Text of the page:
Author: Shankar, M.V.
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Recent and Future Upgrades to the Control Systems of LCLS and LCLS-II Scientific Instruments  
  • D.L. Flath, M.C. Browne, M.L. Gibbs, K. Gumerlock, B.L. Hill, A. Perazzo, M.V. Shankar, T.A. Wallace, D.H. Zhang
    SLAC, Menlo Park, California, USA
  Funding: LCLS is an Office of Science User Facility operated for the US Department of Energy Office of Science by Stanford University.
The Linac Coherent Light Source (LCLS), a US Department of Energy Office of Science user facility, achieved first light in 2009; a total of seven scientific instruments were commissioned through 2015. The EPICS-based control system, in terms of both hardware and software has evolved significantly over eight years of operation as the rate of experiment delivery has increased through means such as photon-beam multiplexing. A description of the upgrades and improvements to hardware, software, tools, and procedures will be presented. Additional discussion points will focus on: (1) the positive effect of upgrades regarding reduction of staffing levels and required skill-level required to support operations; (2) enabling highly skilled staff to focus on further improvements; and (3) current and future upgrades required to support the LCLS-II which will further expand experiment output when it achieves first light in 2020. LCLS-II topics include requirements for automation of routine tasks such as x-ray and optical-laser beam alignment, and focusing as well as improvements to user-interfaces and user-experience which will allow users and non-expert staff to execute experiments.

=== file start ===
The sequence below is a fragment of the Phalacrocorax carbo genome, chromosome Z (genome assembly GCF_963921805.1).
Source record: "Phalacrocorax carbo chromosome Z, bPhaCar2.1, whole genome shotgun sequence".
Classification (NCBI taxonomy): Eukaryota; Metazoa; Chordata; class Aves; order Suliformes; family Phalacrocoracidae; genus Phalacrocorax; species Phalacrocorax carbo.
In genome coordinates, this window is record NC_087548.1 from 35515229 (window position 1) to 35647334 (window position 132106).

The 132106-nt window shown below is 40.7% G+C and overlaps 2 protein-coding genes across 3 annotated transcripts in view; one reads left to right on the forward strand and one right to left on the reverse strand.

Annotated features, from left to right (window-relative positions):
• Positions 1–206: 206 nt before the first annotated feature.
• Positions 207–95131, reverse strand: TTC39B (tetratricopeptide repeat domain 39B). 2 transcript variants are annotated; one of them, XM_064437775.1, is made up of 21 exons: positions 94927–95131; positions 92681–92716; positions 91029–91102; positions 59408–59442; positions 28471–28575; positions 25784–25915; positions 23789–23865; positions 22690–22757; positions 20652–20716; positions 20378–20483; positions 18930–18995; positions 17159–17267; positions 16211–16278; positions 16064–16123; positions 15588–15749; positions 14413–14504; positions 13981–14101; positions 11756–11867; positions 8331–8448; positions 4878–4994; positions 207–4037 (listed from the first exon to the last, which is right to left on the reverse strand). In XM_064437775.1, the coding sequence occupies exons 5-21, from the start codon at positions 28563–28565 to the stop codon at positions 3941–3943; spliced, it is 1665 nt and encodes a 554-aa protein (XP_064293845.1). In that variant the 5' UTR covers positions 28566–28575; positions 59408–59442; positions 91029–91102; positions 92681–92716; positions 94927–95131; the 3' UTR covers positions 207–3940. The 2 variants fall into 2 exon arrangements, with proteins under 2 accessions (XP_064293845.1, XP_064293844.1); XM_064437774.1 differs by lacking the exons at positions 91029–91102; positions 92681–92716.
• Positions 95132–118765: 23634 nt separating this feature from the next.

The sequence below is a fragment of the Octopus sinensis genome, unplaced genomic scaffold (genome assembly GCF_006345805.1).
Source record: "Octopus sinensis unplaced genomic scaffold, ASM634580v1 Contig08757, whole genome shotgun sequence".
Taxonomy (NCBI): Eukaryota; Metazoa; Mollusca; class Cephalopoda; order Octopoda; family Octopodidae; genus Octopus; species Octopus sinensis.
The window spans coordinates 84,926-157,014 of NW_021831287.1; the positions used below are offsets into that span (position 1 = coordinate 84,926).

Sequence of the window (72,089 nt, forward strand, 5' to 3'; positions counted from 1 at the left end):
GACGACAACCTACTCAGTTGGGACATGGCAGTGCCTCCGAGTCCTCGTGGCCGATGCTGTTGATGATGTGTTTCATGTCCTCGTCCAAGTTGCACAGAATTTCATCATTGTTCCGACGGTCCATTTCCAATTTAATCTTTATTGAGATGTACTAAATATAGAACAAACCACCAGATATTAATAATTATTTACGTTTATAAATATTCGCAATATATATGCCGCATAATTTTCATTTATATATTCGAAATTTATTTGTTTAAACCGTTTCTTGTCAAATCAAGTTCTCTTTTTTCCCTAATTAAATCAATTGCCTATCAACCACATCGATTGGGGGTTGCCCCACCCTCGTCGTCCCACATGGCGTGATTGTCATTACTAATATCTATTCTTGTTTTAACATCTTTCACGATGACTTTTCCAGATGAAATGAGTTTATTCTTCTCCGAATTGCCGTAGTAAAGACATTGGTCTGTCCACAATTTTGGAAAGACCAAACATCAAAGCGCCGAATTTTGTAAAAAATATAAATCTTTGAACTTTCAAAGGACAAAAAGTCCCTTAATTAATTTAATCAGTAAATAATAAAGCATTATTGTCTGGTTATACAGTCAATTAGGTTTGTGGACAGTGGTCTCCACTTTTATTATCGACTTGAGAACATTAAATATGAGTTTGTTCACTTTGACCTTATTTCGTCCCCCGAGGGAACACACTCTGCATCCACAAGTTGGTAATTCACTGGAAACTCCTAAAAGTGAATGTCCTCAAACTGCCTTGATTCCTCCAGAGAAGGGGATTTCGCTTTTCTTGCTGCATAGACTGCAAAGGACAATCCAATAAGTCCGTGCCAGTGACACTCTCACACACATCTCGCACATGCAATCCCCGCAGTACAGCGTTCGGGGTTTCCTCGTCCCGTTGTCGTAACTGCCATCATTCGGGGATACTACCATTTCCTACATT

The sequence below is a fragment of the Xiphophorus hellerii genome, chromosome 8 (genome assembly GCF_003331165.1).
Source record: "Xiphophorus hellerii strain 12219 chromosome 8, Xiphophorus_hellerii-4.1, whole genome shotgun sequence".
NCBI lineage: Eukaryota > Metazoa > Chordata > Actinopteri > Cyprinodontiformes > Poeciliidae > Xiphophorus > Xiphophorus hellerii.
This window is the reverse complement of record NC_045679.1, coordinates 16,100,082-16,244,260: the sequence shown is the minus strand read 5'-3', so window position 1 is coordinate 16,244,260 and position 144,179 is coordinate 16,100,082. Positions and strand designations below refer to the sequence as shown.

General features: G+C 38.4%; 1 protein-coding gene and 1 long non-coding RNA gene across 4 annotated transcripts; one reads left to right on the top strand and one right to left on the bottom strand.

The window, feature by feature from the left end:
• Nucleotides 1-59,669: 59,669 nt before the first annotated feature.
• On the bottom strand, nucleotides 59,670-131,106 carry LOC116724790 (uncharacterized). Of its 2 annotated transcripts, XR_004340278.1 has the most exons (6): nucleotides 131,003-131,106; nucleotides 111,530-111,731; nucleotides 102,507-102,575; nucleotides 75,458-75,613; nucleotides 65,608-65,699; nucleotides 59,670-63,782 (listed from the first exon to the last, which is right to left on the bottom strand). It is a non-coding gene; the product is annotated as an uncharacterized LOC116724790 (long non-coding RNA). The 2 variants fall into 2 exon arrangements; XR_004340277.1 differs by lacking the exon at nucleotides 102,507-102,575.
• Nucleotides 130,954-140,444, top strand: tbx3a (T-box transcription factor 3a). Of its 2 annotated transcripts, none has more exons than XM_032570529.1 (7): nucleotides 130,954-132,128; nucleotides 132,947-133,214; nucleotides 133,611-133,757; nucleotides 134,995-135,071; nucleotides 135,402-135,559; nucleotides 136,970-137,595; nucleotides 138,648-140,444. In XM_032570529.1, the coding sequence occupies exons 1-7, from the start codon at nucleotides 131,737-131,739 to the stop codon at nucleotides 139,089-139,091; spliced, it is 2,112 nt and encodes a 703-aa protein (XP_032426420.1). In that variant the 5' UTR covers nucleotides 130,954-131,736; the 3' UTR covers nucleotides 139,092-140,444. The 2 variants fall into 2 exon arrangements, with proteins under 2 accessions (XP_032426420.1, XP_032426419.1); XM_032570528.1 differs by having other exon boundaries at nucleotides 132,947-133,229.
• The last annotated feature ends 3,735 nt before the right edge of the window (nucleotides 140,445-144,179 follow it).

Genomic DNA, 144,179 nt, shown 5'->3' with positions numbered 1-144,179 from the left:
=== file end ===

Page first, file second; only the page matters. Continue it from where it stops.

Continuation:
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THPHA022 Roadmap for SLAC Epics-Based Software Toolkit for the LCLS-I/II Complex 1389
  • D. Rogind, D.L. Flath, M.L. Gibbs, B.L. Hill, T.J. Maxwell, A. Perazzo, M.V. Shankar, G.R. White, E. Williams, S. Zelazny
    SLAC, Menlo Park, California, USA
  With the advent of LCLS-II, SLAC must effectively and collectively plan for operation of its premiere scientific production facility. LCLS-II presents unique new challenges for SLAC, with its electron beam rate of up to 1MHz, complex bunch patterns, and multiple beam destinations. These machine advancements, along with long-term goals for automated tuning, model dependent and independent analysis, and machine learning provide strong motivation to enhance the SLAC software toolkit based on augmenting EPICS V3 to take full advantage of EPICS V4 - which supports structured data and facilitates a language-agnostic middle-ware service layer. The software platform upgrade path in support of controls, online physics and experimental facilities software for the LCLS-I/II complex is described.  
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